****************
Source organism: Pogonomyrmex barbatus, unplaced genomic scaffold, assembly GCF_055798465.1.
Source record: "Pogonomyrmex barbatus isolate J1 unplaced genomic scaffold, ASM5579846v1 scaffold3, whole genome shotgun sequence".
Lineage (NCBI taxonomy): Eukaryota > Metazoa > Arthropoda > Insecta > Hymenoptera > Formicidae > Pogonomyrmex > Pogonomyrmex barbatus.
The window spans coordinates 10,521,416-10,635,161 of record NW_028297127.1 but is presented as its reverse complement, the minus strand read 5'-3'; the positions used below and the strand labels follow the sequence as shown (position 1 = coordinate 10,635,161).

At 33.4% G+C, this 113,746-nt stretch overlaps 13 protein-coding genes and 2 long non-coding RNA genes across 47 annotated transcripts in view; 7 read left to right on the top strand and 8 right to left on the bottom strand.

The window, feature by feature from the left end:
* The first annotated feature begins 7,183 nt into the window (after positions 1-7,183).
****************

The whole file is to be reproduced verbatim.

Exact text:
Source organism: Pogonomyrmex barbatus, unplaced genomic scaffold, assembly GCF_055798465.1.
Source record: "Pogonomyrmex barbatus isolate J1 unplaced genomic scaffold, ASM5579846v1 scaffold3, whole genome shotgun sequence".
Lineage (NCBI taxonomy): Eukaryota > Metazoa > Arthropoda > Insecta > Hymenoptera > Formicidae > Pogonomyrmex > Pogonomyrmex barbatus.
The window spans coordinates 10,521,416-10,635,161 of record NW_028297127.1 but is presented as its reverse complement, the minus strand read 5'-3'; the positions used below and the strand labels follow the sequence as shown (position 1 = coordinate 10,635,161).

At 33.4% G+C, this 113,746-nt stretch overlaps 13 protein-coding genes and 2 long non-coding RNA genes across 47 annotated transcripts in view; 7 read left to right on the top strand and 8 right to left on the bottom strand.

The window, feature by feature from the left end:
* The first annotated feature begins 7,183 nt into the window (after positions 1-7,183).